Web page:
With loosened lending rules expiring at the end of July, the new liberal Moon Jae-in government is reviewing whether to tighten them again, amid persistently rising home prices in Seoul.
In August 2014, the Park Geun-hye administration allowed households to easily borrow money by raising the cap ratios of debt-to-income and loan-to-value to 60 percent and 70 percent, from 50-60 percent, respectively. The deregulatory moves, blamed for snowballing household debt and real estate speculation in southern Seoul, expire at the end of July.
During his presidential campaign, Moon took a cautious stance towards real estate policies. He took out the phrase “normalizing DTI and LTV ratios” from among his pledges at the last minute, replacing it with “introducing a debt service ratio” and toning down his stance on regulation.
Using a debt service ratio means lenders should consider not only mortgage loans, but other borrowing, such as credit card debt and car installment plans when assessing an individual’s eligibility for loans.
However, Moon’s pick of Rep. Kim Hyun-mee of the Democratic Party of Korea as the nominee for minister of land, infrastructure and transport has raised the possibility that the government might tighten DTI and LTV rules back to pre-2014 levels, observers said.
Immediately after being nominated for land minister last week, Kim explicitly told reporters that “deregulation on LTV and DTI was the culprit behind rising household debt.”
The need for a renewed policy move has risen especially after the housing market showed continued price hikes.
Home prices in Seoul rose 0.13 percent over the last week of May, according to data compiled by Kookmin Bank. That marked the first time in seven months the price rose more than 0.1 percent weekly.
The data also showed that housing prices in Seoul rose for 17 consecutive weeks.
South Korea’s high-end districts south of Han River, such as Gangnam-gu, led the price hike. Prices of real estate assets in Gangnam-gu surged 0.22 percent on average, while those in the adjacent Seocho-gu soared 0.23 percent, both of which reached nearly eight-month peaks.
Home prices in Seoul seemed to have abated through April, since the new real estate policy was unveiled Nov. 3 to ban the transfer of home purchasing rights in four affluent districts -- Gangnam, Songpa, Seocho and Gangdong -- in Seoul, along with Gwacheon, Gyeonggi Province. However, imminent reconstruction in the districts south of the Han River appears to have triggered the recent price hike, experts said.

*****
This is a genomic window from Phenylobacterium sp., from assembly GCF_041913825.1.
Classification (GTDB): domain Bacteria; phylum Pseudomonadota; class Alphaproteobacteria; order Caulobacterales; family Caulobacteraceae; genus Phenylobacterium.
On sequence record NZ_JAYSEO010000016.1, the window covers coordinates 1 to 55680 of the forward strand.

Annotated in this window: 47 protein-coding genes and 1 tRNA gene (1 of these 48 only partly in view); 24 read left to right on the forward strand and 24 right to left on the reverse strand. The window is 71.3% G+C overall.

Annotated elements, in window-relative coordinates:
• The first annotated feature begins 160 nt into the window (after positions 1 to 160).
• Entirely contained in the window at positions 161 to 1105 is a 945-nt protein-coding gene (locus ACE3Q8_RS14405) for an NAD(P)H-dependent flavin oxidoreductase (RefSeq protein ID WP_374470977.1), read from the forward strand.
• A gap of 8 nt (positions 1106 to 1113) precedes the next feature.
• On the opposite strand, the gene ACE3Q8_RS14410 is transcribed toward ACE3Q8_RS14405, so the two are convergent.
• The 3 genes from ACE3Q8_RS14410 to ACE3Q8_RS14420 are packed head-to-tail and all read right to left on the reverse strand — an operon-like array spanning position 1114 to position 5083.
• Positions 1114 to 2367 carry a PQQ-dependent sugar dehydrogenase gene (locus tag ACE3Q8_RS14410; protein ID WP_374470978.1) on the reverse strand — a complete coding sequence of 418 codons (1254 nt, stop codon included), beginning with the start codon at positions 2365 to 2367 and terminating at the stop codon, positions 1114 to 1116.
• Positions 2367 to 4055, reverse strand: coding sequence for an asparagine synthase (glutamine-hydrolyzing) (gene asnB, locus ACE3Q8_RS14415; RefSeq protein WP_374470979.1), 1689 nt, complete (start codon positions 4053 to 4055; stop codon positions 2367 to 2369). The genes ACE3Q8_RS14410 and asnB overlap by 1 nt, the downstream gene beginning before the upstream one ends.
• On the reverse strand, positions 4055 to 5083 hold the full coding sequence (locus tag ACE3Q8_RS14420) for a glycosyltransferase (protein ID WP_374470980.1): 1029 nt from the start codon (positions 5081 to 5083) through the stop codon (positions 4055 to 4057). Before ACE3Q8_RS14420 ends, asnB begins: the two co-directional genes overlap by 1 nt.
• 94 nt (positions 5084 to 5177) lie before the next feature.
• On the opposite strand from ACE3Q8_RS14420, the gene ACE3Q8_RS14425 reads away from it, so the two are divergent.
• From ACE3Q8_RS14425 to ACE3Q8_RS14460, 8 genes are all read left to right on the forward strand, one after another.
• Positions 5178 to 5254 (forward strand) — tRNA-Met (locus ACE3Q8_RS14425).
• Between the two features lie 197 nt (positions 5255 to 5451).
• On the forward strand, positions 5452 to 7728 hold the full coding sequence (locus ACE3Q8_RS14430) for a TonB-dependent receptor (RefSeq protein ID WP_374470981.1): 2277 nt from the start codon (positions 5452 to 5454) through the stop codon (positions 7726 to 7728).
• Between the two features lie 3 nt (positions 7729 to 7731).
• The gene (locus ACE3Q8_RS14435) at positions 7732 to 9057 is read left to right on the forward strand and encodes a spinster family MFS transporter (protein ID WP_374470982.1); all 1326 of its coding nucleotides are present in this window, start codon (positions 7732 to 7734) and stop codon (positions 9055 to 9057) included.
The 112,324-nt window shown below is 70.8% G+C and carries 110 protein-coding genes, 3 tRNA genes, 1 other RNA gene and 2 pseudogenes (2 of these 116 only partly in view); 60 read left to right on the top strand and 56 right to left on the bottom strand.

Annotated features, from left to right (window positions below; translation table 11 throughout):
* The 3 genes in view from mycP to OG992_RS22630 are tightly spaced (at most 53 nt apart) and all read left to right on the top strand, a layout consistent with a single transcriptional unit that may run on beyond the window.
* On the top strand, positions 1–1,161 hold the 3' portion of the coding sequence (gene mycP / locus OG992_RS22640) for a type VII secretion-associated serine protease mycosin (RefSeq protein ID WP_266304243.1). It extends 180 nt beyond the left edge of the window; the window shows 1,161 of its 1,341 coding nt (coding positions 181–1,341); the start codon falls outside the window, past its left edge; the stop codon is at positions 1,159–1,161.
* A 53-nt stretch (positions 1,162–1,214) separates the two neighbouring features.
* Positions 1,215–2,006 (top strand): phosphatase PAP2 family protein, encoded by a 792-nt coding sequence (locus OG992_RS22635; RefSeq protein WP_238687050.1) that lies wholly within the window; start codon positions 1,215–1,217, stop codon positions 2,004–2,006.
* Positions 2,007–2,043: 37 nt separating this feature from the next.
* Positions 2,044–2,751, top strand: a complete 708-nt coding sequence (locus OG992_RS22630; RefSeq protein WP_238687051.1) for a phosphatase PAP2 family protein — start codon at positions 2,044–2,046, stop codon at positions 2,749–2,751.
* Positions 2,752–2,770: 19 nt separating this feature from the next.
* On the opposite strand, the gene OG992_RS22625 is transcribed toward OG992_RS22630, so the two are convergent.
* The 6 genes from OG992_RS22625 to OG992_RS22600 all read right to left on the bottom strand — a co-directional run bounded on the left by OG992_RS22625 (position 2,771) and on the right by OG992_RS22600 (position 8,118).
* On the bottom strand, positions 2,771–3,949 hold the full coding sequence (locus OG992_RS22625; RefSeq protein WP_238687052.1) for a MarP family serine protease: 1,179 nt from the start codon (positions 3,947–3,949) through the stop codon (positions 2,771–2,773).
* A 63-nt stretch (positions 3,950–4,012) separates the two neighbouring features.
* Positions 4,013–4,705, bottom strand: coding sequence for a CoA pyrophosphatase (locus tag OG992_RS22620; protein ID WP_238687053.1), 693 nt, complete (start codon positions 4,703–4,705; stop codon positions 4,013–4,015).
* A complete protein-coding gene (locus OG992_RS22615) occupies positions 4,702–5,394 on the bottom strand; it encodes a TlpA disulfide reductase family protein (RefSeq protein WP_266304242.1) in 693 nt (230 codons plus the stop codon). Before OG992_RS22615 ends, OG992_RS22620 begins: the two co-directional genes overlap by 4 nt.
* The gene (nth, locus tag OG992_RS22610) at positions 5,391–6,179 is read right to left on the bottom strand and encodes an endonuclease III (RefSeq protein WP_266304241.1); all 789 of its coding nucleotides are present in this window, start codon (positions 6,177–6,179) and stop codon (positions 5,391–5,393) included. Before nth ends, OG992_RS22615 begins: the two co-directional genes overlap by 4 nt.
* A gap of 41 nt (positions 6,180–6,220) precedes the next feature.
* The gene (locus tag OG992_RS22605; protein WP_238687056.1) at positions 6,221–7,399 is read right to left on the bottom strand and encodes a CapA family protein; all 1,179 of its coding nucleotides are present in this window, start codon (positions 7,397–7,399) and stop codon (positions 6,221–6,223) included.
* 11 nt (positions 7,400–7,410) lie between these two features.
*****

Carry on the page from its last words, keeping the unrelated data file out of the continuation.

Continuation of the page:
Rising home prices have made people borrow more money using overdrafts at banks.
Outstanding loans on authorized overdrafts held by the five largest banks in South Korea -- Shinhan Bank, Kookmin Bank, KEB Hana Bank, Woori Bank and NongHyup Bank -- approached 40 trillion won ($35.8 billion), industry data showed.
The estimated 39.8 trillion won overdraft as of the end of May came as it rose by 1.43 percent from the previous month, the largest on-month margin of 2017.
South Koreans have taken to loans that lead their account balance to below zero but within the authorized overdraft limit in order to secure enough cash to afford to buy a house. Moreover, the overdraft is used to avert the regulatory barrier, since overdraft is not considered as a loan when the loan-to-value ratio of a borrower is calculated.
To curb rising household debt, Financial Supervisory Service Gov. Zhin Woong-seob said the FSS should decide the policy direction on LTV and DTI “within a short period of time.”
Kim Dong-yeon, the nominee for deputy prime minister and finance minister, said he would decide on the LTV and DTI policy direction while monitoring the rising trend of household debt, in a written reply to Rep. Park Young-sun of the Democratic Party’s question for his upcoming parliamentary confirmation hearing.
Easy borrowing rules, combined with the Bank of Korea’s all-time-low interest rate at 1.25 percent, have contributed to the fast growth of household debt, which reached a record high of 1,359.7 trillion won as of the end of March.
By Kim Yoon-mi (email@example.com
) and Son Ji-hyoung (firstname.lastname@example.org)